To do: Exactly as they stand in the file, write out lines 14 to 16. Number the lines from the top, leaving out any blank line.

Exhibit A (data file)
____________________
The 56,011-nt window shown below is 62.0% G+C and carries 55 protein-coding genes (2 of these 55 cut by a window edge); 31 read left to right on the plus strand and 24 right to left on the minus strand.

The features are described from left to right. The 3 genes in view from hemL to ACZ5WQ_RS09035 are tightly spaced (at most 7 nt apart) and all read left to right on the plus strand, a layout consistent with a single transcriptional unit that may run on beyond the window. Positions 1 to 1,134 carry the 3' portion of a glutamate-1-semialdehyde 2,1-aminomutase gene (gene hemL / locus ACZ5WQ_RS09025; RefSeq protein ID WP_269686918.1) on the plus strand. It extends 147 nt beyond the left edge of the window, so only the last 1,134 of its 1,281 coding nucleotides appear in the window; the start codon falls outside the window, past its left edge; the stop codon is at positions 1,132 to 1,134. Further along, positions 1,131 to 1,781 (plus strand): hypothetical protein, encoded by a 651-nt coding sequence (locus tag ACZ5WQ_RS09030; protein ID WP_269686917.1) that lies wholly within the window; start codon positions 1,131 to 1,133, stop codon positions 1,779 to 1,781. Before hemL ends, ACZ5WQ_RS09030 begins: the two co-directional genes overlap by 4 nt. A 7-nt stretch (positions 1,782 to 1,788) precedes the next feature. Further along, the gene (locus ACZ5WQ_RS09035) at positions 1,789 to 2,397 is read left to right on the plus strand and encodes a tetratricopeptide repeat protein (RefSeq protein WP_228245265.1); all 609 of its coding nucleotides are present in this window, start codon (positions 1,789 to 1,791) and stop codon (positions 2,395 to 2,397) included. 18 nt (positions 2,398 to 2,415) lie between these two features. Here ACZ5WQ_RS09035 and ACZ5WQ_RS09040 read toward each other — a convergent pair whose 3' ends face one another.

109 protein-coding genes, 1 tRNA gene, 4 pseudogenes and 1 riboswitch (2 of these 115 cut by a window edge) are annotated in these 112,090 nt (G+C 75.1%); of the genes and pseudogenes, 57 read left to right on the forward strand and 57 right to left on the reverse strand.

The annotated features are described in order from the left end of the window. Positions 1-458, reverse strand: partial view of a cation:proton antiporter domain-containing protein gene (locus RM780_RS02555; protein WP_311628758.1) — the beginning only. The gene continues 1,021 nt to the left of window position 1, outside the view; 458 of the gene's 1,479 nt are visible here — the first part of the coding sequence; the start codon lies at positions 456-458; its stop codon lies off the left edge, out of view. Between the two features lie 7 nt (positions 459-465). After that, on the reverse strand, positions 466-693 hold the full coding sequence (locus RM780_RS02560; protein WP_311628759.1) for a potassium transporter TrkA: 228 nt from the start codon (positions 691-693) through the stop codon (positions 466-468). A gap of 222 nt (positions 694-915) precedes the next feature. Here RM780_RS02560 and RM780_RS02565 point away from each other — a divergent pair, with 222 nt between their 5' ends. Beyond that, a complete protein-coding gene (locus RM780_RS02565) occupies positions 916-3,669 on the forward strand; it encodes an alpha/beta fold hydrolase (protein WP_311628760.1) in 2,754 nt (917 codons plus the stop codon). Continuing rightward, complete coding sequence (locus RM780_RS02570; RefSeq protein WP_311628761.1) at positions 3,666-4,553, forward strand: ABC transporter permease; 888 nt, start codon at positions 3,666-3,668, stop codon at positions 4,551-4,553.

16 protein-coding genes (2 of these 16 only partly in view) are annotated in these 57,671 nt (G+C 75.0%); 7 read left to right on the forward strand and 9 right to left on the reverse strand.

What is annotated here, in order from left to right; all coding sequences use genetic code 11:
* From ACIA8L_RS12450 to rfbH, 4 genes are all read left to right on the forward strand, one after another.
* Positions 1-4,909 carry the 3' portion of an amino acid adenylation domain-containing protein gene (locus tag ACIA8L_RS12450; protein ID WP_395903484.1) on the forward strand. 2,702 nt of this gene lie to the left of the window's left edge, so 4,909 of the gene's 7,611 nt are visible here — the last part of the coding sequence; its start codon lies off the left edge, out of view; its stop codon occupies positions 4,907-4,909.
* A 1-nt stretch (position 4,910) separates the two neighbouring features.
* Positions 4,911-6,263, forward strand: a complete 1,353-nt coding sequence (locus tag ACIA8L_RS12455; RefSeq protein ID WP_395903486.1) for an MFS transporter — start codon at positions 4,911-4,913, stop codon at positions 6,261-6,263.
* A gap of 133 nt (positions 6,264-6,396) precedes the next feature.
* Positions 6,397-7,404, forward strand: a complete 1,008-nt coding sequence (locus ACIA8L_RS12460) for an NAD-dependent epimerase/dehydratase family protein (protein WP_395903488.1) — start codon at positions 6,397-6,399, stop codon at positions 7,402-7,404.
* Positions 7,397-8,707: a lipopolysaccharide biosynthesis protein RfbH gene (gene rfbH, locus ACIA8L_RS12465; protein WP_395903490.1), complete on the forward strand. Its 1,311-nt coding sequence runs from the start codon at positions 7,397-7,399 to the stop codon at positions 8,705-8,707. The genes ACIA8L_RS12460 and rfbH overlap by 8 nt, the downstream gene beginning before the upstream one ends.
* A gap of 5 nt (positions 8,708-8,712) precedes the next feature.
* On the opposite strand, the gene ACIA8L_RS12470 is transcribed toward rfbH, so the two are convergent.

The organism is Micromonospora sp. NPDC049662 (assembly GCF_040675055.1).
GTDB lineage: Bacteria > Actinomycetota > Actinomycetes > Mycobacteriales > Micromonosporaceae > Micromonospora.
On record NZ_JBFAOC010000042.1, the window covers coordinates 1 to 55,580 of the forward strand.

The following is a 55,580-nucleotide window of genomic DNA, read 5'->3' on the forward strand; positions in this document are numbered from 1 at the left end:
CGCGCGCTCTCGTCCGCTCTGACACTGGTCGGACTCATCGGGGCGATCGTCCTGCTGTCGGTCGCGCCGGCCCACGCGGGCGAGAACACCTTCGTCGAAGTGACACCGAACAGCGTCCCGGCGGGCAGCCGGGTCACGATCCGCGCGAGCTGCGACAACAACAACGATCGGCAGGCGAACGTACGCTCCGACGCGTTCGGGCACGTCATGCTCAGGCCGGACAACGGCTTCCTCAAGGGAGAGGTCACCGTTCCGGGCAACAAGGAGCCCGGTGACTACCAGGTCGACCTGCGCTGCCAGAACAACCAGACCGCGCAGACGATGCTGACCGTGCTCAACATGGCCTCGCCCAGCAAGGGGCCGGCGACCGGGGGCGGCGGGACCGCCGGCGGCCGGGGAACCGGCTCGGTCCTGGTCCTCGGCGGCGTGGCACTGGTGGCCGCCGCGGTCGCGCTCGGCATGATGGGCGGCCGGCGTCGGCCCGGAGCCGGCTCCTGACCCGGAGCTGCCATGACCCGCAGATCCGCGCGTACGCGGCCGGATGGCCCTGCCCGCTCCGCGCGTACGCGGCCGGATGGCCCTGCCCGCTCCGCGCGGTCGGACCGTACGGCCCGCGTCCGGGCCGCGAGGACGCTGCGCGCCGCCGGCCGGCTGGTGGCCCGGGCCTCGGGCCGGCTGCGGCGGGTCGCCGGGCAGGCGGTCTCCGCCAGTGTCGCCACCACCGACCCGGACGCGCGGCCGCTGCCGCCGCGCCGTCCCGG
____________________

* A gap of 5 nt (positions 8,708-8,712) precedes the next feature.
* On the opposite strand, the gene ACIA8L_RS12470 is transcribed toward rfbH, so the two are convergent.

The organism is Micromonospora sp. NPDC049662 (assembly GCF_040675055.1).